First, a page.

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For me personally I could see replacing broken parts with aftermarket, but not fine functioning ones. Of course that would be only on guns I use for sport. If it were a personal defense gun I'll keep it stock, with the exception of some pinky extender magazine base plates. If I ever have to use a gun in defense I'm not going to let the prosecutor point to a skeletonized glock slide, gold barrel, flat faced skeletonized trigger, flared magwell, and aggressive stippling and claim I was out there looking for a fight or a reason to shoot. I'm not about to make their case that easy. Heck, give me a gun with a 15 pound trigger pull. I know with adrenaline I wouldn't even feel it, but I could sure make the case that I had to fear reasonably well enough to overcome that heavy trigger. Just my .02.
The circumstances surrounding the incident will tell the tale whether you were looking for a fight or not. Much like this recent shooting in Florida:

https://wusfnews.wusf.usf.edu/post/michael-drejka-found-guilty-manslaughter-clearwater-parking-lot-shooting

But by explaining how each of the modifications enhanced your ability to defend yourself in a situation where you clearly were the victim or interceding on the behalf of the victim would not hold up against that type of argument. Unless you happened to be in one of those states/locales where the mere sight of a firearm sends people stampeding for cover. Then, it pretty much doesn't matter. You're going to jail.
 

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The circumstances surrounding the incident will tell the tale whether you were looking for a fight or not. Much like this recent shooting in Florida:

https://wusfnews.wusf.usf.edu/post/michael-drejka-found-guilty-manslaughter-clearwater-parking-lot-shooting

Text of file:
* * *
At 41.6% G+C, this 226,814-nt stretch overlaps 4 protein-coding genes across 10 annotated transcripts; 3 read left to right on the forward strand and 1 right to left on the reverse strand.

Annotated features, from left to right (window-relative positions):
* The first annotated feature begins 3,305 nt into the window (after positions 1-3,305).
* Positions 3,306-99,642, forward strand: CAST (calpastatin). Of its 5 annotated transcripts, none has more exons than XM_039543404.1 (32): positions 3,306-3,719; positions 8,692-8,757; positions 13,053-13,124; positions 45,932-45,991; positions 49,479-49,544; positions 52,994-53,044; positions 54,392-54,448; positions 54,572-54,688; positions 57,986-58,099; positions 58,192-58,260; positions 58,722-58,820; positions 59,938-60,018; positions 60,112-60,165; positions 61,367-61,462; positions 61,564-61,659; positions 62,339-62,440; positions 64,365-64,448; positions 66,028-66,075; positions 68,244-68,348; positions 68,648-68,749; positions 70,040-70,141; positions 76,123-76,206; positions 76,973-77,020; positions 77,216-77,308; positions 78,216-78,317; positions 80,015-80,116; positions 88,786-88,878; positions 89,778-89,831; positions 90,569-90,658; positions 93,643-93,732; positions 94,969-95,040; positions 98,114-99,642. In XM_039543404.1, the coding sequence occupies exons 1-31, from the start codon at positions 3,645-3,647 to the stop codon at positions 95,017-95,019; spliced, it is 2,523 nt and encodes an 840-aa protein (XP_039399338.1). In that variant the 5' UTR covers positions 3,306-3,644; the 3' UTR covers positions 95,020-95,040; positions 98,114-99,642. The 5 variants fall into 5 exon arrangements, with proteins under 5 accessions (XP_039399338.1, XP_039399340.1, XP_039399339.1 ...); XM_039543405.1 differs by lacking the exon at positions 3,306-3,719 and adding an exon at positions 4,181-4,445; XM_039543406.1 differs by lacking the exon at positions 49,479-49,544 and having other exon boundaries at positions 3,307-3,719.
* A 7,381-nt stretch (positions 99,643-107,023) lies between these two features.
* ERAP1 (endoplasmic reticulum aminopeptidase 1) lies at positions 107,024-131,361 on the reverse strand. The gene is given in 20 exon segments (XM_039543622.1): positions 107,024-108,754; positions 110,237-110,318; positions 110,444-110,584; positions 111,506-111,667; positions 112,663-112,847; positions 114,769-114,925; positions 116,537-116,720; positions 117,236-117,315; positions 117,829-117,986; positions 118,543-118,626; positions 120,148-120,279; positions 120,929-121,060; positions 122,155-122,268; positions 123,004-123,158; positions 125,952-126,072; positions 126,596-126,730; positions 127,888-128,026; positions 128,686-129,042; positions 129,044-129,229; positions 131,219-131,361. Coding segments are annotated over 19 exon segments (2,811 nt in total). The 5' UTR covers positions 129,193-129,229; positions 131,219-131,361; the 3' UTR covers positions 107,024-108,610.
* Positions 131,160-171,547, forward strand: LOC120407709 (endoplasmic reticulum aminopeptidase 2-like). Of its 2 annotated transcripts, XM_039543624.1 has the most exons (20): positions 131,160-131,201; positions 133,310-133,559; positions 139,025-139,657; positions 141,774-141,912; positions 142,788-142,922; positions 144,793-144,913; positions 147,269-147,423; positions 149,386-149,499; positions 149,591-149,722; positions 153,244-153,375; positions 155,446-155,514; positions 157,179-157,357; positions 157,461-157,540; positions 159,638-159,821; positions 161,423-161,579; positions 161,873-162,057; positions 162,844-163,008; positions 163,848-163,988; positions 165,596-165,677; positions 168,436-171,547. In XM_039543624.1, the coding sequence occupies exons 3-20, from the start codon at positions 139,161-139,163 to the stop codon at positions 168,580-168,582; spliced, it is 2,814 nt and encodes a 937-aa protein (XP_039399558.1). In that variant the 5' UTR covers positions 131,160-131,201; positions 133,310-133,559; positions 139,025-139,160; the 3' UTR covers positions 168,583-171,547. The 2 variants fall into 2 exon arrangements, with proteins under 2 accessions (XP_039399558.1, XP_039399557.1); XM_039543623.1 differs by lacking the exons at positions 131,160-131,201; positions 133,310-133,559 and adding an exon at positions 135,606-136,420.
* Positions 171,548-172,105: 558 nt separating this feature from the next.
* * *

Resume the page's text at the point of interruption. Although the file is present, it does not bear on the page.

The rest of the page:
But by explaining how each of the modifications enhanced your ability to defend yourself in a situation where you clearly were the victim or interceding on the behalf of the victim would not hold up against that type of argument. Unless you happened to be in one of those states/locales where the mere sight of a firearm sends people stampeding for cover. Then, it pretty much doesn't matter. You're going to jail.
But why should I make a job for myself explaining additions to a gun illiterate jury and public? Most people don't know one gun from another, let alone the intricacies of specialty parts and how the affect performance so why have that hurdle when you're already on a trial? Obviously this whole situation is hypothetical, but I just don't see it as a winning scenario. Like it or not, believe it or not, but a sizeable portion of the population are now scared of guns and don't want anything to do with them. If you're on trial for a shooting don't give them any more ammunition to use against you, make your case as clean and neat as possible.
 

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I thought Clint said the question I should ask myself is “did he fire all his ammo or does he have a round or two left? I’m a punk and I really need to know . . . ;D
ahh I was talking about Clint Johnson my neighbor that lives down the street!
is this the same Clint that you are now talking about?
 

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For me personally I could see replacing broken parts with aftermarket, but not fine functioning ones. Of course that would be only on guns I use for sport. If it were a personal defense gun I'll keep it stock, with the exception of some pinky extender magazine base plates. If I ever have to use a gun in defense I'm not going to let the prosecutor point to a skeletonized glock slide, gold barrel, flat faced skeletonized trigger, flared magwell, and aggressive stippling and claim I was out there looking for a fight or a reason to shoot. I'm not about to make their case that easy. Heck, give me a gun with a 15 pound trigger pull. I know with adrenaline I wouldn't even feel it, but I could sure make the case that I had to fear reasonably well enough to overcome that heavy trigger. Just my .02.
really!